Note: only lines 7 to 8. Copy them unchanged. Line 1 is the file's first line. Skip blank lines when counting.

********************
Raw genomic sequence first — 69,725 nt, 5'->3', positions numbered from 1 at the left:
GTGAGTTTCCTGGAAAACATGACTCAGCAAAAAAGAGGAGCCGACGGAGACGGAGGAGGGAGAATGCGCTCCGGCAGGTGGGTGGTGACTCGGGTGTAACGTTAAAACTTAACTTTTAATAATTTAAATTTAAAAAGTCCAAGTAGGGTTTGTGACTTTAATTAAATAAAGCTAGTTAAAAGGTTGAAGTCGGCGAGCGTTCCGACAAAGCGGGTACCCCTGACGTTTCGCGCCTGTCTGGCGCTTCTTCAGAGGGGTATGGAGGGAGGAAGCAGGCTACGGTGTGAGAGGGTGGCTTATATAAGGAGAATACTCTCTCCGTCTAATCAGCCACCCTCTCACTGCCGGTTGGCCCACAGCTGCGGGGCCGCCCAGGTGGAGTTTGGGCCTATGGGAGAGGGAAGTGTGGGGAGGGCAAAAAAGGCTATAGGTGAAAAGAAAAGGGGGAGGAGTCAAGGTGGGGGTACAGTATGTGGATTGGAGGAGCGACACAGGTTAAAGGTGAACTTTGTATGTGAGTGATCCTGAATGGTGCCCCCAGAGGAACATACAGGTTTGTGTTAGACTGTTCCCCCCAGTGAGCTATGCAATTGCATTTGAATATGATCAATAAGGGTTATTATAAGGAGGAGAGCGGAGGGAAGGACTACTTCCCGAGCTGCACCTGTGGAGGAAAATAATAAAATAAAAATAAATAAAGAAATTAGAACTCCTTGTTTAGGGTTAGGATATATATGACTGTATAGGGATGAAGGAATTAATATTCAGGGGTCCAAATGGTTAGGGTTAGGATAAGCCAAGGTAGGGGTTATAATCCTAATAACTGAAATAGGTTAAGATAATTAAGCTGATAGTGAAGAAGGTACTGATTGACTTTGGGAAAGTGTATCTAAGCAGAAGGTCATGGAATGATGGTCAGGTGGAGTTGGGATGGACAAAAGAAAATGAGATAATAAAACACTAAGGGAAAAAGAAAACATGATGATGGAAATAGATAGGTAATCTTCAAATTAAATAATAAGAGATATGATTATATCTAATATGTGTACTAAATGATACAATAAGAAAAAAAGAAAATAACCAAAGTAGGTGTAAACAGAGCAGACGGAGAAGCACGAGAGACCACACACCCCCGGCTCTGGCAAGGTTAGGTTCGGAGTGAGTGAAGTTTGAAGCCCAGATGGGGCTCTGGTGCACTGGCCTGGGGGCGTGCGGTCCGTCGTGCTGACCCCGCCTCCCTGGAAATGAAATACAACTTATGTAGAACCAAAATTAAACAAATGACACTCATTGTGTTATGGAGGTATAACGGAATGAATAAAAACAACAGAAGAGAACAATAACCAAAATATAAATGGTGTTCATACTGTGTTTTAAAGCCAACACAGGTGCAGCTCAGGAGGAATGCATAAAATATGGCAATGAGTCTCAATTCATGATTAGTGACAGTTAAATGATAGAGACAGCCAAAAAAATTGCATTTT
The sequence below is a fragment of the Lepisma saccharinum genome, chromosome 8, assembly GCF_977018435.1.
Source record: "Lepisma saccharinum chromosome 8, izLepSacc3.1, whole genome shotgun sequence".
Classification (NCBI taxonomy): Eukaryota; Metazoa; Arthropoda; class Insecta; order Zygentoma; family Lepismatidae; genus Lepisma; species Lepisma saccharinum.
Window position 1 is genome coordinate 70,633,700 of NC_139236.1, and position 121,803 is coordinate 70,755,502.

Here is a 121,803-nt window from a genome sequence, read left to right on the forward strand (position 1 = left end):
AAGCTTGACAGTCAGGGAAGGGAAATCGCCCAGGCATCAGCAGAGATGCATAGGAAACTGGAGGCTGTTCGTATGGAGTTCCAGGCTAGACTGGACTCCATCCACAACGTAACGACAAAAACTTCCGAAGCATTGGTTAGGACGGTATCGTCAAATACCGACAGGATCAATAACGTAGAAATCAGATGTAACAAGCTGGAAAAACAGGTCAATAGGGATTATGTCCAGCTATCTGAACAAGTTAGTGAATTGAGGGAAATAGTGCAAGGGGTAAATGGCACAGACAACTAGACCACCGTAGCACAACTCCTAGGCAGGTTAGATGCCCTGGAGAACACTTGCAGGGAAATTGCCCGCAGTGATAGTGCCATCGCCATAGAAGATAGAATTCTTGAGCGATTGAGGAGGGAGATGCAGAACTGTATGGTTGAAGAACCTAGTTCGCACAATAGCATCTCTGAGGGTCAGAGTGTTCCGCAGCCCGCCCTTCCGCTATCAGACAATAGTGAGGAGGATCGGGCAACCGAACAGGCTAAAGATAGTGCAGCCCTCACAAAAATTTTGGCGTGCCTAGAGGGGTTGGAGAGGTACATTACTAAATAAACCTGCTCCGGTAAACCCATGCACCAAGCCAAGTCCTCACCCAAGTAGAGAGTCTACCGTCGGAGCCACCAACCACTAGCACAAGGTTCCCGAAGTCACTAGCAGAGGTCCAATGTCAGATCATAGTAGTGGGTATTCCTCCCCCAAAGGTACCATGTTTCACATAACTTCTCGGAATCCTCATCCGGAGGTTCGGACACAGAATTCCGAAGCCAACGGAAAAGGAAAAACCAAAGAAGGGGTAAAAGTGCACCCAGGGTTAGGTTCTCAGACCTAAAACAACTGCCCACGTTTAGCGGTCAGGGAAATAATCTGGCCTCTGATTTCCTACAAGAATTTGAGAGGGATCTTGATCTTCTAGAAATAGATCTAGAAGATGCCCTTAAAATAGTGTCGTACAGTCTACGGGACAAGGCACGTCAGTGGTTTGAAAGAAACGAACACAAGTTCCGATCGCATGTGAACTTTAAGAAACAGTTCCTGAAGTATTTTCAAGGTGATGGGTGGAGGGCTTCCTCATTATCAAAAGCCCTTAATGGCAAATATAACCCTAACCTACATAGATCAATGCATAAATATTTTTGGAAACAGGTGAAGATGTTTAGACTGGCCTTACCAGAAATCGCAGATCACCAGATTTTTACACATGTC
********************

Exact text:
Here is a 121,803-nt window from a genome sequence, read left to right on the forward strand (position 1 = left end):
AAGCTTGACAGTCAGGGAAGGGAAATCGCCCAGGCATCAGCAGAGATGCATAGGAAACTGGAGGCTGTTCGTATGGAGTTCCAGGCTAGACTGGACTCCATCCACAACGTAACGACAAAAACTTCCGAAGCATTGGTTAGGACGGTATCGTCAAATACCGACAGGATCAATAACGTAGAAATCAGATGTAACAAGCTGGAAAAACAGGTCAATAGGGATTATGTCCAGCTATCTGAACAAGTTAGTGAATTGAGGGAAATAGTGCAAGGGGTAAATGGCACAGACAACTAGACCACCGTAGCACAACTCCTAGGCAGGTTAGATGCCCTGGAGAACACTTGCAGGGAAATTGCCCGCAGTGATAGTGCCATCGCCATAGAAGATAGAATTCTTGAGCGATTGAGGAGGGAGATGCAGAACTGTATGGTTGAAGAACCTAGTTCGCACAATAGCATCTCTGAGGGTCAGAGTGTTCCGCAGCCCGCCCTTCCGCTATCAGACAATAGTGAGGAGGATCGGGCAACCGAACAGGCTAAAGATAGTGCAGCCCTCACAAAAATTTTGGCGTGCCTAGAGGGGTTGGAGAGGTACATTACTAAATAAACCTGCTCCGGTAAACCCATGCACCAAGCCAAGTCCTCACCCAAGTAGAGAGTCTACCGTCGGAGCCACCAACCACTAGCACAAGGTTCCCGAAGTCACTAGCAGAGGTCCAATGTCAGATCATAGTAGTGGGTATTCCTCCCCCAAAGGTACCATGTTTCACATAACTTCTCGGAATCCTCATCCGGAGGTTCGGACACAGAATTCCGAAGCCAACGGAAAAGGAAAAACCAAAGAAGGGGTAAAAGTGCACCCAGGGTTAGGTTCTCAGACCTAAAACAACTGCCCACGTTTAGCGGTCAGGGAAATAATCTGGCCTCTGATTTCCTACAAGAATTTGAGAGGGATCTTGATCTTCTAGAAATAGATCTAGAAGATGCCCTTAAAATAGTGTCGTACAGTCTACGGGACAAGGCACGTCAGTGGTTTGAAAGAAACGAACACAAGTTCCGATCGCATGTGAACTTTAAGAAACAGTTCCTGAAGTATTTTCAAGGTGATGGGTGGAGGGCTTCCTCATTATCAAAAGCCCTTAATGGCAAATATAACCCTAACCTACATAGATCAATGCATAAATATTTTTGGAAACAGGTGAAGATGTTTAGACTGGCCTTACCAGAAATCGCAGATCACCAGATTTTTACACATGTC